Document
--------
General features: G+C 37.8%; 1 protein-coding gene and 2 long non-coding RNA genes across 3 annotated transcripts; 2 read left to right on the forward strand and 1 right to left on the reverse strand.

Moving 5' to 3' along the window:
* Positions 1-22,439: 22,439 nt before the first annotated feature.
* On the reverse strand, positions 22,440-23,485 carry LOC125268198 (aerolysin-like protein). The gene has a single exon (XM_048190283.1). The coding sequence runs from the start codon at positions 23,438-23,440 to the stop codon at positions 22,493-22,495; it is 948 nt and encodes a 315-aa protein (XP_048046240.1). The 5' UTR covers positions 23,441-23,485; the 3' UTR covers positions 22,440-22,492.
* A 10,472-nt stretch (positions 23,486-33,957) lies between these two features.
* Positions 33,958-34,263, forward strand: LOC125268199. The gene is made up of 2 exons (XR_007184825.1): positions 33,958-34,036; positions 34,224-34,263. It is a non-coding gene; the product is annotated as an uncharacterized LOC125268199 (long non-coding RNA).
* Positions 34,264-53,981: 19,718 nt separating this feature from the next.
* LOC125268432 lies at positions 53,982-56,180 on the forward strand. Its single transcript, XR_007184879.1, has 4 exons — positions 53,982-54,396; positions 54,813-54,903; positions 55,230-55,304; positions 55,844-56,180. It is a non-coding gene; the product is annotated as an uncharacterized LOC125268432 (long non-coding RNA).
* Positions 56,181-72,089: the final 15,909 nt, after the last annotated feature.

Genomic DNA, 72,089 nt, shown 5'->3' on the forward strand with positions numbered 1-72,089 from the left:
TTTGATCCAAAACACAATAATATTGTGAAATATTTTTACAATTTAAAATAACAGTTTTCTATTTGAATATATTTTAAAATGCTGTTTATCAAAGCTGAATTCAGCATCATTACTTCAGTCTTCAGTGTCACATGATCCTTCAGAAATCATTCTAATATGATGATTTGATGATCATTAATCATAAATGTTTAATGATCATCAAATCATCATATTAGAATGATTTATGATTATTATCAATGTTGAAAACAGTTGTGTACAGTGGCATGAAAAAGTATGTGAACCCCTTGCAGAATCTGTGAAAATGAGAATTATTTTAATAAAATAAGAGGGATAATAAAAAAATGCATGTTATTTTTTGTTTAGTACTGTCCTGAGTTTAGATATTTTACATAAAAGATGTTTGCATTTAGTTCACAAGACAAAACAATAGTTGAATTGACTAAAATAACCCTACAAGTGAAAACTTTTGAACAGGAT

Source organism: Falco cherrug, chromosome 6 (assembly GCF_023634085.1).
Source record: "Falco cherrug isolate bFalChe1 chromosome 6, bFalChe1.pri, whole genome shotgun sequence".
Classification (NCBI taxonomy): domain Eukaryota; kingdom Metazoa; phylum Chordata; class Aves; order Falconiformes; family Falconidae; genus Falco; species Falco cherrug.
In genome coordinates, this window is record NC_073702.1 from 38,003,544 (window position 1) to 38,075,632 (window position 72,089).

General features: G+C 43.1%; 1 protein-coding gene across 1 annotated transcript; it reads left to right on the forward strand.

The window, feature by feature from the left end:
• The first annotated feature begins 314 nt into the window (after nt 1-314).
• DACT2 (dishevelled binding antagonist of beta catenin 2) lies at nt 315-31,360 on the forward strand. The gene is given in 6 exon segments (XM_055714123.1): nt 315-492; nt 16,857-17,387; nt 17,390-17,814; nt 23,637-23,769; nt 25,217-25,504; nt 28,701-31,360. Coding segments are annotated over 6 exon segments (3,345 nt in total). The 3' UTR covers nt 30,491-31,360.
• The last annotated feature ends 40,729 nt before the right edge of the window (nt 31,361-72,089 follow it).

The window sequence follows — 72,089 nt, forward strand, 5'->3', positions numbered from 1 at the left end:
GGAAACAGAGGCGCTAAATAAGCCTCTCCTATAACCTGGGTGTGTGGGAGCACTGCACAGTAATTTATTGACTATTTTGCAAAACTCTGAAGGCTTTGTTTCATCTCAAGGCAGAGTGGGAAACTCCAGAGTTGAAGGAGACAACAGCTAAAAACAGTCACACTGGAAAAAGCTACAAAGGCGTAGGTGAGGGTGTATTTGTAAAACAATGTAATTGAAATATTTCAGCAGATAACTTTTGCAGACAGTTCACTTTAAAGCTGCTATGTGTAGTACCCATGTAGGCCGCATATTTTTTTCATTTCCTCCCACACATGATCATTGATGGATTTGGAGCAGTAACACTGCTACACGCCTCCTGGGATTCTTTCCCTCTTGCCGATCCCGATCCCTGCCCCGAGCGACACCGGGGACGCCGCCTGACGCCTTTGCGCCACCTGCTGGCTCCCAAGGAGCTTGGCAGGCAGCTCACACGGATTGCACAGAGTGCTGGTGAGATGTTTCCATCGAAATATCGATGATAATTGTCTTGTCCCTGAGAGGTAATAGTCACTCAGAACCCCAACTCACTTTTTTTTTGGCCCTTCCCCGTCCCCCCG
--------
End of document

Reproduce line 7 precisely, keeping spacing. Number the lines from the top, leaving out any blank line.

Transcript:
* Positions 34,264-53,981: 19,718 nt separating this feature from the next.